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Food concerns after Laos floods

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A flood victim receives food aid from Laotian relief pesonnel in Attapeu province, on July . MUNIR UZ ZAMAN/AFP

Food concerns after Laos floods

Vientiane times/ANN: Natural disasters pose a threat to people in many parts of Laos and authorities are scrambling to carry our relief and repair operations in provinces that have been affected by floods.

In such situation, people usually worry about inadequate food supplies because the floods have damaged farmlands and killed livestock.

We have seen the authorities are trying to control the prices of goods by advising traders to follow official regulations, but this is difficult when market mechanisms are affected by any sort of imbalance.

Controlling prices alone is not an effective way to deal with this issue, many people believe. If there are a lot of supplies of goods in markets, products will be cheaper.

At the moment, consumers are paying more for rice, vegetables and fish due to the strong demand for these goods. Many producing areas cannot supply these goods as a result of the floods and damage to transportation links. Experts have projected that this effect will continue till next year’s harvesting season.

If the production season faces the same or worse impacts next year, food shortages will continue to increase and there will be more pressure on consumers, including inflation.

According to the owner of a rice processing enterprise in Xaythany district of Vientiane that supplies the local markets, grain is now more expensive than last year and it is more difficult to find and buy it.

Mrs Bounhieng Phommixay said she now pays 5,000 kip for one kilogram of non-sticky paddy, up from 2,000 kip to 2,500 kip during last year’s rainy season. She also pays 3,000 kip to 3,500 kip for one kilogram of sticky paddy, up from 2,000 kip to 2,500 kip.

The wet season is the main period for production of rice. Farmers work hard on their rice farms, but large areas in many provinces have been hit by floods.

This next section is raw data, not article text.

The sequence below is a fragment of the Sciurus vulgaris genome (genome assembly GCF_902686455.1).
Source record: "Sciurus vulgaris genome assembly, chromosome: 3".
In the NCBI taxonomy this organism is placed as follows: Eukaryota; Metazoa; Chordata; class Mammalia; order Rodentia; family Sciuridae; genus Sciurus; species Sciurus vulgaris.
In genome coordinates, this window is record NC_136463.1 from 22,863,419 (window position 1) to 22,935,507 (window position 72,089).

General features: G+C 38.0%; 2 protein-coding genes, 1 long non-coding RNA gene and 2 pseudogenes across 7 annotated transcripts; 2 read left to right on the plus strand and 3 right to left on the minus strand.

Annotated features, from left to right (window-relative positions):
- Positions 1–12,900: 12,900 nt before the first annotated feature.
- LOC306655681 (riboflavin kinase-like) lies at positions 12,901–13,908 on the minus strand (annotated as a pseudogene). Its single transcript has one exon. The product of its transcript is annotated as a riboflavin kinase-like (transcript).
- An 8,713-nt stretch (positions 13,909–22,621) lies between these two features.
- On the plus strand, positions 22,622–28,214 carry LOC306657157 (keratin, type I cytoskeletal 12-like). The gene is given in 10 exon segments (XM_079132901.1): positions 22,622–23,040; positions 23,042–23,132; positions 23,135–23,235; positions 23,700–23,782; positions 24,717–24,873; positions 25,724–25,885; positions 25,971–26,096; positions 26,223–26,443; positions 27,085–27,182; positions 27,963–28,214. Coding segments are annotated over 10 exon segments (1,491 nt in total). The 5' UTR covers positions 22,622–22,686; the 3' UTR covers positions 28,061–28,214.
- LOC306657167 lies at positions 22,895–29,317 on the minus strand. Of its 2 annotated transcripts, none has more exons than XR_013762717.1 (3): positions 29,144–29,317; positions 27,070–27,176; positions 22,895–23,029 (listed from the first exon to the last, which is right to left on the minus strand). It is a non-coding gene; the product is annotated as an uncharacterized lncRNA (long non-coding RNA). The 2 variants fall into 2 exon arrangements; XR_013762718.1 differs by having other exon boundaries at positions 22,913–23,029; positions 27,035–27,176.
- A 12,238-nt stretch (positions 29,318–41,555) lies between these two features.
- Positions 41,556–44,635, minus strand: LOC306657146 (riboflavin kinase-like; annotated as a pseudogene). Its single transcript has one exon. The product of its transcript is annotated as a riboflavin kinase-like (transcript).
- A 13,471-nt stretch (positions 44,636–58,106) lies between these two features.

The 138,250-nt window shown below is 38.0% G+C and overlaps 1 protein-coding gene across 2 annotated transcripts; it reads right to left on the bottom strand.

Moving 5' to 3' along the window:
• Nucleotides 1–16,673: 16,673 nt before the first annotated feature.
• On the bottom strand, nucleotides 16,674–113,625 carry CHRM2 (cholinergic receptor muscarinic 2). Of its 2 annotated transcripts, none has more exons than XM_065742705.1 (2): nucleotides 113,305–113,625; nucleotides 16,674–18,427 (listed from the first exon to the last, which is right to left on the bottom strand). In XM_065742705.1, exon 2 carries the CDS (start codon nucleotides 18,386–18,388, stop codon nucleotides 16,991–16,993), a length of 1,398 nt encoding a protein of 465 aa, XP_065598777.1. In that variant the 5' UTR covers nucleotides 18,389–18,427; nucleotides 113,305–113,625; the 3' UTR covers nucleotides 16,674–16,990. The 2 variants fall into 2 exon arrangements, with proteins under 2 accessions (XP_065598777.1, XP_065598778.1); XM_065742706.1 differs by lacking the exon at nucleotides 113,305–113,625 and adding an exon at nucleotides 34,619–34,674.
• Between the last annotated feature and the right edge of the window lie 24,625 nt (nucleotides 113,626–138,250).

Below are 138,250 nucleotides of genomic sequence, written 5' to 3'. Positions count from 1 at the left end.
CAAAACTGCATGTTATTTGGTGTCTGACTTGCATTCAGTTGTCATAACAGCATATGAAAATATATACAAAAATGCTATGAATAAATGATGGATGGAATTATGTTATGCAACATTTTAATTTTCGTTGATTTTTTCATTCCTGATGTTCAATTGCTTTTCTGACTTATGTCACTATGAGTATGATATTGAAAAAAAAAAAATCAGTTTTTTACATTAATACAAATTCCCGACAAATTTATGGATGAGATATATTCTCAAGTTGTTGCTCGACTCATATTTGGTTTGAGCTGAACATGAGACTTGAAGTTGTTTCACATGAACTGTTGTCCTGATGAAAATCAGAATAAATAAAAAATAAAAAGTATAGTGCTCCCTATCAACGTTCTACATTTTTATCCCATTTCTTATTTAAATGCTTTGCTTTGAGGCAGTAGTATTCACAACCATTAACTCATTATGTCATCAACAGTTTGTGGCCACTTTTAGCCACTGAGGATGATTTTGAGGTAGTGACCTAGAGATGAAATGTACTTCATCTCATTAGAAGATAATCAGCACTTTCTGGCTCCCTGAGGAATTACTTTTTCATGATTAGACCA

To address this issue of insufficient stocks of food, authorities must frame a plan and take steps quickly to boost agricultural production in the coming dry season, from the end of this year until next May. Yields from the dry season can help manage the prices of food if there is enough supply to meet all the demand. The responsible sector must turn the crisis created by the floods into an opportunity.

All barriers and obstacles to agricultural production must be removed and all irrigation systems must be checked and fixed to ensure they can irrigate large tracts of agricultural land.

Cooperation among State organisations to promote production and supply is very important. If the yield is good, the movement of produce from farms to markets must be smooth.

Therefore, all authorities must work together to come up with a special policy and measures to boost production for commercial purposes according to the policies of the government. For example, they need to consider how to help farmers through tax cuts or customs exemption for all imported agricultural equipment and goods such as fertilisers or machines.

State authorities are not necessary for supplying fertilisers to farmers. Creating an incentive policy for them is not enough.

Other factors such as electricity or water supply bills and interest rates are matters that can be discussed to find a suitable solution.

Farmers or traders who transport goods across the country should receive special facilities. All factors created by some State organisations that contribute to higher costs must be removed.

The most important thing is that every sector must implement the same roadmap to boost agricultural production.

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